In such a case, your adds are 50%, and they are independent of the presenter and of the door you then choose (out of 2).

If this is incorrect, I'd be glad to hear it and understand why.

Beyond that, I think the discussion is pointless. You can make any assumption about the intention of the presenter when opening a door, and doing so, you can modify the outcome of the problem at will. - 05 Aug '08 20:44

No, the original post mentions that the presenter will show you a door with the salt. This is crucial. The presenter knows which door is which (otherwise he couldn´t guarantee showing you a door with the salt) and therefore all this nice math we see around boils down to the following.*Originally posted by CeSinge***In all replies I read here, assumptions are made that the presenter will this or would that. In the initial question, there is no hint towards such assumptions.**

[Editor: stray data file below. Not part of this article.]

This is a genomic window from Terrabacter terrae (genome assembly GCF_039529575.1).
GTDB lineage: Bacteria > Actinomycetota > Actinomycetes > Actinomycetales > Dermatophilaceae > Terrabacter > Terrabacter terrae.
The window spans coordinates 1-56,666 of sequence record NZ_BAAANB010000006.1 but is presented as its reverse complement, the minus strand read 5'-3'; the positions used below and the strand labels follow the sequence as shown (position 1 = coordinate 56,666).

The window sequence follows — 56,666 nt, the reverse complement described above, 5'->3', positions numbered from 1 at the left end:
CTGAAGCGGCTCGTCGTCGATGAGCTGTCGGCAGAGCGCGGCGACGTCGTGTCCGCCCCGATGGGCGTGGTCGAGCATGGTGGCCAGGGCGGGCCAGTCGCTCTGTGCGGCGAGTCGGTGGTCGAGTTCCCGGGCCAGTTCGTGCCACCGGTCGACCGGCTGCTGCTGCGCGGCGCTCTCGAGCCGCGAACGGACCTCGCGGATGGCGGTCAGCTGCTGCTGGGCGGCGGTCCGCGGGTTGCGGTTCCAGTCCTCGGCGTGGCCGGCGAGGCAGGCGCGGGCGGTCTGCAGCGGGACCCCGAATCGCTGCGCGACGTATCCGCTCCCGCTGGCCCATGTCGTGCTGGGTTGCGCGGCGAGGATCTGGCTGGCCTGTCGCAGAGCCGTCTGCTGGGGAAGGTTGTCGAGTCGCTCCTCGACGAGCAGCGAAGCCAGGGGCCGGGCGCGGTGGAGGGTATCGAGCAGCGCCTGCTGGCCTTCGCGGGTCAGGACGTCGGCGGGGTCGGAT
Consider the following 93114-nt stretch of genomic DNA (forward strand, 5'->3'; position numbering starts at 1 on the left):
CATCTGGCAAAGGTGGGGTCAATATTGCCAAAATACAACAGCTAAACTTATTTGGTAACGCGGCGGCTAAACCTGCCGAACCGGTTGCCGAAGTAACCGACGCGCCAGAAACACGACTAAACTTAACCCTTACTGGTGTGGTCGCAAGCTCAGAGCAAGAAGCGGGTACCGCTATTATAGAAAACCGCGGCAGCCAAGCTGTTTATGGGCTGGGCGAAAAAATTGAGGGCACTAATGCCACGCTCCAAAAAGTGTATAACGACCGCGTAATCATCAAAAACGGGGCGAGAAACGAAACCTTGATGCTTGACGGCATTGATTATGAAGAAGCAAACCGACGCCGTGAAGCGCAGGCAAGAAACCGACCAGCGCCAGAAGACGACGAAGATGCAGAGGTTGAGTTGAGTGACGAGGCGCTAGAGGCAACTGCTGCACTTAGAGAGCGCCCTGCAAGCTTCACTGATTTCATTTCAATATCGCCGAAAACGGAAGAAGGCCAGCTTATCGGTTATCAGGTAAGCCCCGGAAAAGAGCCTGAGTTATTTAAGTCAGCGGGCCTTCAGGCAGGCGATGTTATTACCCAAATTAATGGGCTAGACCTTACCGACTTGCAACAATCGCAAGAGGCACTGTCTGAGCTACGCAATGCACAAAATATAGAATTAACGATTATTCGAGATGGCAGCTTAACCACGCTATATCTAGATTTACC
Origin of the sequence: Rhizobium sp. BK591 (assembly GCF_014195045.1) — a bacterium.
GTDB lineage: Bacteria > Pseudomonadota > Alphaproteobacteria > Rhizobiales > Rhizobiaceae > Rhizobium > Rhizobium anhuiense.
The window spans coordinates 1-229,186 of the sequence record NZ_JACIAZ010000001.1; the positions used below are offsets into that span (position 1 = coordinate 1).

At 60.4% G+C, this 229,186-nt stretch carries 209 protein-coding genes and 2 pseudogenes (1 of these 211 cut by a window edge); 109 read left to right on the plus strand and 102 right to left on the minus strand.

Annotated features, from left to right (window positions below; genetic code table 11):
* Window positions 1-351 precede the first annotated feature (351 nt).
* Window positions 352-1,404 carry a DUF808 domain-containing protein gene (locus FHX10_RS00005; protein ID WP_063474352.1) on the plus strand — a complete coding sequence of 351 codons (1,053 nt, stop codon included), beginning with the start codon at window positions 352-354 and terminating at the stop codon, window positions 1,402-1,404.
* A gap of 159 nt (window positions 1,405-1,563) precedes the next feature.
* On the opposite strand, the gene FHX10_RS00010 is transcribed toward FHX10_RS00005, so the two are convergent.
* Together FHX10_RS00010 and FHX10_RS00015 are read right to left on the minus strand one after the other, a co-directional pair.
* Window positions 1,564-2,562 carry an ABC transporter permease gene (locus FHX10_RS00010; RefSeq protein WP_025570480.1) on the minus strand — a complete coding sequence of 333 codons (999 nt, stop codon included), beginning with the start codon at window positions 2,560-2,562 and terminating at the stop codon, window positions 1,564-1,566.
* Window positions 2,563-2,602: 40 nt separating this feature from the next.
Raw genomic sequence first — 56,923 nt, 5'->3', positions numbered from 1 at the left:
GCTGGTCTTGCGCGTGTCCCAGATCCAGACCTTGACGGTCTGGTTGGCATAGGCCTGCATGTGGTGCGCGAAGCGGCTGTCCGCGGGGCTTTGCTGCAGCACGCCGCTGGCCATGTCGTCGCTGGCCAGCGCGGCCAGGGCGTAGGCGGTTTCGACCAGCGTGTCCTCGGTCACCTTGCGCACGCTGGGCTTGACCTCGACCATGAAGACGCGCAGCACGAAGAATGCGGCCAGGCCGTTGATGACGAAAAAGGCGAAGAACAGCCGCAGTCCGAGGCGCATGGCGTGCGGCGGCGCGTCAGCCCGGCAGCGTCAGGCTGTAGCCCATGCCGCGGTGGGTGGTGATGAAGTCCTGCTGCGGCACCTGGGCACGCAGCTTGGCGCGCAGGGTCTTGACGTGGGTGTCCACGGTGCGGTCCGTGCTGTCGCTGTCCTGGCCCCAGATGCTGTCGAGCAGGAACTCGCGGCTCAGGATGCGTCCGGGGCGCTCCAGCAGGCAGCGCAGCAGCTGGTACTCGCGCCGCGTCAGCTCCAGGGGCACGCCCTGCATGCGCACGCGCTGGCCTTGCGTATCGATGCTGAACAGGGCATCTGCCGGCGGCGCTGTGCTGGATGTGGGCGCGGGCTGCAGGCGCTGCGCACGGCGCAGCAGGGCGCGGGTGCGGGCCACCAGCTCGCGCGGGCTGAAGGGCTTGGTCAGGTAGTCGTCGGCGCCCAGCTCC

In such a case, your adds are 50%, and they are independent of the presenter and of the door you then choose (out of 2).

If this is incorrect, I'd be glad to hear it and understand why.

Beyo ...[text shortened]... presenter when opening a door, and doing so, you can modify the outcome of the problem at will.

You are most likely to have picked a door with salt. The presenter will show you a door with salt. Therefore, the most likely situation is that you have picked a door with salt and the presenter has shown you the other one. The one remaining door is the one most likely to contain the porche.

I have actually, physically demonstrated this with computer backup tapes (of all things) and can confirm that if you pick a door, get someone to show you the other unwanted door, and then change your selection, you are more likely to achieve the goal. It is not a 50/50 chance.